Reds are bottom feeders and root around searching for any critters they can find. The have powerful crusher in their mouths that are great for dispatching their favorite prey of shrimp and crabs. However, redfish also eat small fish and readily take artificial baits. Any artificial bait that reasonably resembles food to a redfish is quickly devoured if cast in their vicinity. They are not picky.
Known for their quick, drag-burning runs, these bronze brutes can easily test an angler’s stamina. There is nothing more exciting than a big red screaming across a clear, shallow pond. Their power is evident as soon as you set the hook and they put up a great fight in the kayak. Be ready for strong, charging runs, sometimes pulling the kayak with them as they try to regain their freedom.
During the winter, dead shrimp and live minnows are the preferred baits of many kayak anglers. Slowly fished, Carolina-rigged on the bottom or dangling under a popping cork, these natural offerings easily entice a hungry redfish.
However, for those that prefer the trickery of artificial baits, redfish are quick to oblige. Soft plastic minnow imitations, small crankbaits, and spinnerbaits, all put redfish on the end of your line. A major redfish favorite is the weedless gold spoon. They can’t resist the wobble and flash of these glittery chunks of metal. Spoons are simple to use and their streamline shape and weight make them ideal for kayak casting in winter winds.
Concentrated by the cold
Contrary to some belief, redfish don’t just show up in the marsh in winter. They live there for the first several years of their lives until they move offshore into the Gulf of Mexico for spawning. However, winter conditions can greatly concentrate them.
When the weather is cold, battling one redfish after another from a kayak quickly warms things up. While challenging, redfish are relatively easy to catch and offer terrific sport for kayak anglers. Instead of sitting by the fire dreaming of those warm spring days to come, put on some warm, waterproof gear and head to the marsh for some of the hottest kayak fishing around.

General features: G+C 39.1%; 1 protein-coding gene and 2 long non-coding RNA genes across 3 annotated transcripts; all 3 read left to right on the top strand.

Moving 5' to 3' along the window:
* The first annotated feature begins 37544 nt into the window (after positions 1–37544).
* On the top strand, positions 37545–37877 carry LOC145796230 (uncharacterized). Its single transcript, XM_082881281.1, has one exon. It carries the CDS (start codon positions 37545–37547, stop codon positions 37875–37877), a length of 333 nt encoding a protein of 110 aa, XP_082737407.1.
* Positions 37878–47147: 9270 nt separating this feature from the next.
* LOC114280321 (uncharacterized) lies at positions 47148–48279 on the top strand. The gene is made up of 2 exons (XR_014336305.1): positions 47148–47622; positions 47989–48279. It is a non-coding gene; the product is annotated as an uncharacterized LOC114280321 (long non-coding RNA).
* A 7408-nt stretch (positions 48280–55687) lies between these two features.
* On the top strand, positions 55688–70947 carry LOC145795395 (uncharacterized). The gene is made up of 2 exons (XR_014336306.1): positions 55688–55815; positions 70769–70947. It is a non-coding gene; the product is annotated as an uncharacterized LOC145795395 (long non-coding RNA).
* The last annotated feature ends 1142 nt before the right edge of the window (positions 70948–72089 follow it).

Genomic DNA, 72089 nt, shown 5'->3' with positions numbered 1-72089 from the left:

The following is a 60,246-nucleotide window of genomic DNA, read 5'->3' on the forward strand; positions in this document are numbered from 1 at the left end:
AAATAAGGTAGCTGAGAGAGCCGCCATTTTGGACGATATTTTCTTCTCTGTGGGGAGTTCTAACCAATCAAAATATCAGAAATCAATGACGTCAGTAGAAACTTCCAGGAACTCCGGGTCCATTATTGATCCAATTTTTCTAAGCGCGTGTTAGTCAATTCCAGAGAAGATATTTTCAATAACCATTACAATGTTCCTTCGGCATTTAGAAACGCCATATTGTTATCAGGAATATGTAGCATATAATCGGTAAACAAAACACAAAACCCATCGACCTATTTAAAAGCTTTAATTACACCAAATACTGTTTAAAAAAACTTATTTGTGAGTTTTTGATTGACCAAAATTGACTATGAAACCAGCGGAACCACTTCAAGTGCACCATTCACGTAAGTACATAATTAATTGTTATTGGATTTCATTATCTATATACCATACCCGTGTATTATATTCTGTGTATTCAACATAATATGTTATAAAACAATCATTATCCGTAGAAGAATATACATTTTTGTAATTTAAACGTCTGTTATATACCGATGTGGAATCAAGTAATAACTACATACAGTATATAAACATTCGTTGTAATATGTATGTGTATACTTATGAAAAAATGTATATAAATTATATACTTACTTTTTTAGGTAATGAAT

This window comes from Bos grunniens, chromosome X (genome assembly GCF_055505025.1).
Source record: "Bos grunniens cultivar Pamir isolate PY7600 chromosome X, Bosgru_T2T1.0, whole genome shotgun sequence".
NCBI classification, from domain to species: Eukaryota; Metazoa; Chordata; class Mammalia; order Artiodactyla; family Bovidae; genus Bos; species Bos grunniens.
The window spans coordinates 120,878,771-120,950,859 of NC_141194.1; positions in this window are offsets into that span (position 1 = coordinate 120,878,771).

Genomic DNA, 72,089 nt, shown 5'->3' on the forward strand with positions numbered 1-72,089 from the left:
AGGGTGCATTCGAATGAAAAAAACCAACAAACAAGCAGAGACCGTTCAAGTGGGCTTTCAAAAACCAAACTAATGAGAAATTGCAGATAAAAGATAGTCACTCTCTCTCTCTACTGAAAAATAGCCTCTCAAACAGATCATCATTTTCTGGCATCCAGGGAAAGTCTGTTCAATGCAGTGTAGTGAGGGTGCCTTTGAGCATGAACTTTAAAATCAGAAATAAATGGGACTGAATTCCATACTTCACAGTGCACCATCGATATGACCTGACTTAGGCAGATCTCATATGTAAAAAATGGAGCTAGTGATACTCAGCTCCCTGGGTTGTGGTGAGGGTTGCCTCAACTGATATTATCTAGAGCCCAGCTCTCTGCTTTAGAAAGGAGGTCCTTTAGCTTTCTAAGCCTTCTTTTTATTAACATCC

Kayakers are particularly susceptible to hypothermia. Kayaks offer no protection from the elements, and you are going to get wet. For safe fishing in cold-weather conditions, wearing a PFD and warm, wind and waterproof clothing from head to toe is a must.
Your body heat drops quickly if you are wet or exposed to cold wind. Tight clothing hinders circulation and can contribute to hypothermia.
Here are some tips for preventing and dealing with hypothermia.
- Dress appropriately and stay warm and dry.
- Conserve energy. Exhaustion leads to a quicker onset of hypothermia.
- Symptoms of hypothermia are confused speech, sleepiness and disorientation.
- Shivering is your body’s attempt to generate heat and ward off hypothermia.
- Alcohol, caffeine and tobacco exacerbate hypothermia and should never be used if you will be exposed to winter elements.
- Treat the symptoms of hypothermia with dry clothing, a warm fire, warm liquids (no coffee, tea or alcohol) and high-energy foods.